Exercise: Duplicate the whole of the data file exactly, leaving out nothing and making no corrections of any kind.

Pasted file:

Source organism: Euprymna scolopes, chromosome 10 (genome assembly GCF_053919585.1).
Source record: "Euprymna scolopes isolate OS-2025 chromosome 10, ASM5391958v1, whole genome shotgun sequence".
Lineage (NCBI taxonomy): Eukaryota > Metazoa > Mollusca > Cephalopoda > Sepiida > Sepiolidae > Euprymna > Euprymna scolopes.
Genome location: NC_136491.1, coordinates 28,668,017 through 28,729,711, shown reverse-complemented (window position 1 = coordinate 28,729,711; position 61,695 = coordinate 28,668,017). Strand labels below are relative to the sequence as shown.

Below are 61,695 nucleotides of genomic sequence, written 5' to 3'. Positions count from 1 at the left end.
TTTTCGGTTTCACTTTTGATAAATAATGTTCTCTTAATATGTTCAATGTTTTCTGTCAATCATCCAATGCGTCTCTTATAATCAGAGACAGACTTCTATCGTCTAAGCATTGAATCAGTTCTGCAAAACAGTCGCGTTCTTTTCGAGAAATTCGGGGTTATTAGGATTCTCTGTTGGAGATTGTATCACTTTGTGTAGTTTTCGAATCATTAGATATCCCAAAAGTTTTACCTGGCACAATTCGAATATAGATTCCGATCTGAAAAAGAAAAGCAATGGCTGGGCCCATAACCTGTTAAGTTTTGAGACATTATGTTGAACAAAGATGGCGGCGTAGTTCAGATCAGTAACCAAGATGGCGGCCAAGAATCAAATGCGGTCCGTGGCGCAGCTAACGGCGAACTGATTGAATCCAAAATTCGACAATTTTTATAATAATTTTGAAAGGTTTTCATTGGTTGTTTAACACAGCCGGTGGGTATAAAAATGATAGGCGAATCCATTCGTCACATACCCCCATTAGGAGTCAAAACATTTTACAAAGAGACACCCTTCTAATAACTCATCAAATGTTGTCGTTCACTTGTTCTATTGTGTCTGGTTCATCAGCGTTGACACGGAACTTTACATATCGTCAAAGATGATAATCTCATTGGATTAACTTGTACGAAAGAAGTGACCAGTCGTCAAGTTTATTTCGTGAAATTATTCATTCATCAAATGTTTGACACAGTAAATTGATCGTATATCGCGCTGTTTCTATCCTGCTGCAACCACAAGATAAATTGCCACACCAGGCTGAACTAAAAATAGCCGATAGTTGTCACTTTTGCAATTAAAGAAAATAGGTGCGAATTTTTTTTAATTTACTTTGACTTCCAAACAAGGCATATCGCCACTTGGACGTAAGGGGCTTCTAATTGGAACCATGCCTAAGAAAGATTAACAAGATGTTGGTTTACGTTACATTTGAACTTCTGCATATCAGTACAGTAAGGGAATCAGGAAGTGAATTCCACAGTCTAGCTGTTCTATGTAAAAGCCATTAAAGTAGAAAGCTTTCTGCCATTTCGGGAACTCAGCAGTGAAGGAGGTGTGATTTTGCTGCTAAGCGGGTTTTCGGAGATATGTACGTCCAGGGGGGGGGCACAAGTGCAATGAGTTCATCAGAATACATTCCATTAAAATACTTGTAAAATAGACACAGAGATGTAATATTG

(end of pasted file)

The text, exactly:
Source organism: Euprymna scolopes, chromosome 10 (genome assembly GCF_053919585.1).
Source record: "Euprymna scolopes isolate OS-2025 chromosome 10, ASM5391958v1, whole genome shotgun sequence".
Lineage (NCBI taxonomy): Eukaryota > Metazoa > Mollusca > Cephalopoda > Sepiida > Sepiolidae > Euprymna > Euprymna scolopes.
Genome location: NC_136491.1, coordinates 28,668,017 through 28,729,711, shown reverse-complemented (window position 1 = coordinate 28,729,711; position 61,695 = coordinate 28,668,017). Strand labels below are relative to the sequence as shown.

Below are 61,695 nucleotides of genomic sequence, written 5' to 3'. Positions count from 1 at the left end.
TTTTCGGTTTCACTTTTGATAAATAATGTTCTCTTAATATGTTCAATGTTTTCTGTCAATCATCCAATGCGTCTCTTATAATCAGAGACAGACTTCTATCGTCTAAGCATTGAATCAGTTCTGCAAAACAGTCGCGTTCTTTTCGAGAAATTCGGGGTTATTAGGATTCTCTGTTGGAGATTGTATCACTTTGTGTAGTTTTCGAATCATTAGATATCCCAAAAGTTTTACCTGGCACAATTCGAATATAGATTCCGATCTGAAAAAGAAAAGCAATGGCTGGGCCCATAACCTGTTAAGTTTTGAGACATTATGTTGAACAAAGATGGCGGCGTAGTTCAGATCAGTAACCAAGATGGCGGCCAAGAATCAAATGCGGTCCGTGGCGCAGCTAACGGCGAACTGATTGAATCCAAAATTCGACAATTTTTATAATAATTTTGAAAGGTTTTCATTGGTTGTTTAACACAGCCGGTGGGTATAAAAATGATAGGCGAATCCATTCGTCACATACCCCCATTAGGAGTCAAAACATTTTACAAAGAGACACCCTTCTAATAACTCATCAAATGTTGTCGTTCACTTGTTCTATTGTGTCTGGTTCATCAGCGTTGACACGGAACTTTACATATCGTCAAAGATGATAATCTCATTGGATTAACTTGTACGAAAGAAGTGACCAGTCGTCAAGTTTATTTCGTGAAATTATTCATTCATCAAATGTTTGACACAGTAAATTGATCGTATATCGCGCTGTTTCTATCCTGCTGCAACCACAAGATAAATTGCCACACCAGGCTGAACTAAAAATAGCCGATAGTTGTCACTTTTGCAATTAAAGAAAATAGGTGCGAATTTTTTTTAATTTACTTTGACTTCCAAACAAGGCATATCGCCACTTGGACGTAAGGGGCTTCTAATTGGAACCATGCCTAAGAAAGATTAACAAGATGTTGGTTTACGTTACATTTGAACTTCTGCATATCAGTACAGTAAGGGAATCAGGAAGTGAATTCCACAGTCTAGCTGTTCTATGTAAAAGCCATTAAAGTAGAAAGCTTTCTGCCATTTCGGGAACTCAGCAGTGAAGGAGGTGTGATTTTGCTGCTAAGCGGGTTTTCGGAGATATGTACGTCCAGGGGGGGGGCACAAGTGCAATGAGTTCATCAGAATACATTCCATTAAAATACTTGTAAAATAGACACAGAGATGTAATATTG